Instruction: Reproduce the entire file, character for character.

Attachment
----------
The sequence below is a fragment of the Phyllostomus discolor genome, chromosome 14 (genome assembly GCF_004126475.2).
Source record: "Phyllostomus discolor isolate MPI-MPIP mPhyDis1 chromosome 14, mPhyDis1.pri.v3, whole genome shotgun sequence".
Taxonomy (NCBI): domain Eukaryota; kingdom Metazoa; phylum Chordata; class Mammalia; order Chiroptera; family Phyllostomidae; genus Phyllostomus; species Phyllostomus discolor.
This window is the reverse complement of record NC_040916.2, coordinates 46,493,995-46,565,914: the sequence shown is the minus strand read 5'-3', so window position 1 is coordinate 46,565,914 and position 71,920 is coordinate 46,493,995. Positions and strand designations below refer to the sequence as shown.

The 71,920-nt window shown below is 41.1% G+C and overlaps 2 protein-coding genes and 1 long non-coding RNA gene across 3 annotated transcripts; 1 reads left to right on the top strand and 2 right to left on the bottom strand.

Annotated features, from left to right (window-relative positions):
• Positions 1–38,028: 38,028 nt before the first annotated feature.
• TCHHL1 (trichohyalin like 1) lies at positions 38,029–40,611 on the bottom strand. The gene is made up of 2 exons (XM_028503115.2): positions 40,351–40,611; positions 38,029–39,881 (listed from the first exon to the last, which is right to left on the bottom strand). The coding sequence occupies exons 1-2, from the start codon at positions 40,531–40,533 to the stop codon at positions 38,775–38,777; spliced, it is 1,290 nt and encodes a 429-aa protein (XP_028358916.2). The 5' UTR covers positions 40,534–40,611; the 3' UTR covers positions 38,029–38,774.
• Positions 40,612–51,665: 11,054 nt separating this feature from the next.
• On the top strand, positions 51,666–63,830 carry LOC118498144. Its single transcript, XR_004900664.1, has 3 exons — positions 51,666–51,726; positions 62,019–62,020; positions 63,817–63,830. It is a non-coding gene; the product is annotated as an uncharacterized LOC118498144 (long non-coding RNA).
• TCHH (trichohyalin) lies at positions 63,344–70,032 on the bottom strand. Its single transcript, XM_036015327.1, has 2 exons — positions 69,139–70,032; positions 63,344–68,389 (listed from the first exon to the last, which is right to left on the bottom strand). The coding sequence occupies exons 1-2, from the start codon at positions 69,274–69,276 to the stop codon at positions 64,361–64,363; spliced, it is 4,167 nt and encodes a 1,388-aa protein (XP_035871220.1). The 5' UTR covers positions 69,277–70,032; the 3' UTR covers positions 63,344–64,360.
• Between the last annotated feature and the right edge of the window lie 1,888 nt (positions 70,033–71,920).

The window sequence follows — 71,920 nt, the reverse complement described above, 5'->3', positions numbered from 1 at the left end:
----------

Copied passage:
The sequence below is a fragment of the Phyllostomus discolor genome, chromosome 14 (genome assembly GCF_004126475.2).
Source record: "Phyllostomus discolor isolate MPI-MPIP mPhyDis1 chromosome 14, mPhyDis1.pri.v3, whole genome shotgun sequence".
Taxonomy (NCBI): domain Eukaryota; kingdom Metazoa; phylum Chordata; class Mammalia; order Chiroptera; family Phyllostomidae; genus Phyllostomus; species Phyllostomus discolor.
This window is the reverse complement of record NC_040916.2, coordinates 46,493,995-46,565,914: the sequence shown is the minus strand read 5'-3', so window position 1 is coordinate 46,565,914 and position 71,920 is coordinate 46,493,995. Positions and strand designations below refer to the sequence as shown.

The 71,920-nt window shown below is 41.1% G+C and overlaps 2 protein-coding genes and 1 long non-coding RNA gene across 3 annotated transcripts; 1 reads left to right on the top strand and 2 right to left on the bottom strand.

Annotated features, from left to right (window-relative positions):
• Positions 1–38,028: 38,028 nt before the first annotated feature.
• TCHHL1 (trichohyalin like 1) lies at positions 38,029–40,611 on the bottom strand. The gene is made up of 2 exons (XM_028503115.2): positions 40,351–40,611; positions 38,029–39,881 (listed from the first exon to the last, which is right to left on the bottom strand). The coding sequence occupies exons 1-2, from the start codon at positions 40,531–40,533 to the stop codon at positions 38,775–38,777; spliced, it is 1,290 nt and encodes a 429-aa protein (XP_028358916.2). The 5' UTR covers positions 40,534–40,611; the 3' UTR covers positions 38,029–38,774.
• Positions 40,612–51,665: 11,054 nt separating this feature from the next.
• On the top strand, positions 51,666–63,830 carry LOC118498144. Its single transcript, XR_004900664.1, has 3 exons — positions 51,666–51,726; positions 62,019–62,020; positions 63,817–63,830. It is a non-coding gene; the product is annotated as an uncharacterized LOC118498144 (long non-coding RNA).
• TCHH (trichohyalin) lies at positions 63,344–70,032 on the bottom strand. Its single transcript, XM_036015327.1, has 2 exons — positions 69,139–70,032; positions 63,344–68,389 (listed from the first exon to the last, which is right to left on the bottom strand). The coding sequence occupies exons 1-2, from the start codon at positions 69,274–69,276 to the stop codon at positions 64,361–64,363; spliced, it is 4,167 nt and encodes a 1,388-aa protein (XP_035871220.1). The 5' UTR covers positions 69,277–70,032; the 3' UTR covers positions 63,344–64,360.
• Between the last annotated feature and the right edge of the window lie 1,888 nt (positions 70,033–71,920).

The window sequence follows — 71,920 nt, the reverse complement described above, 5'->3', positions numbered from 1 at the left end: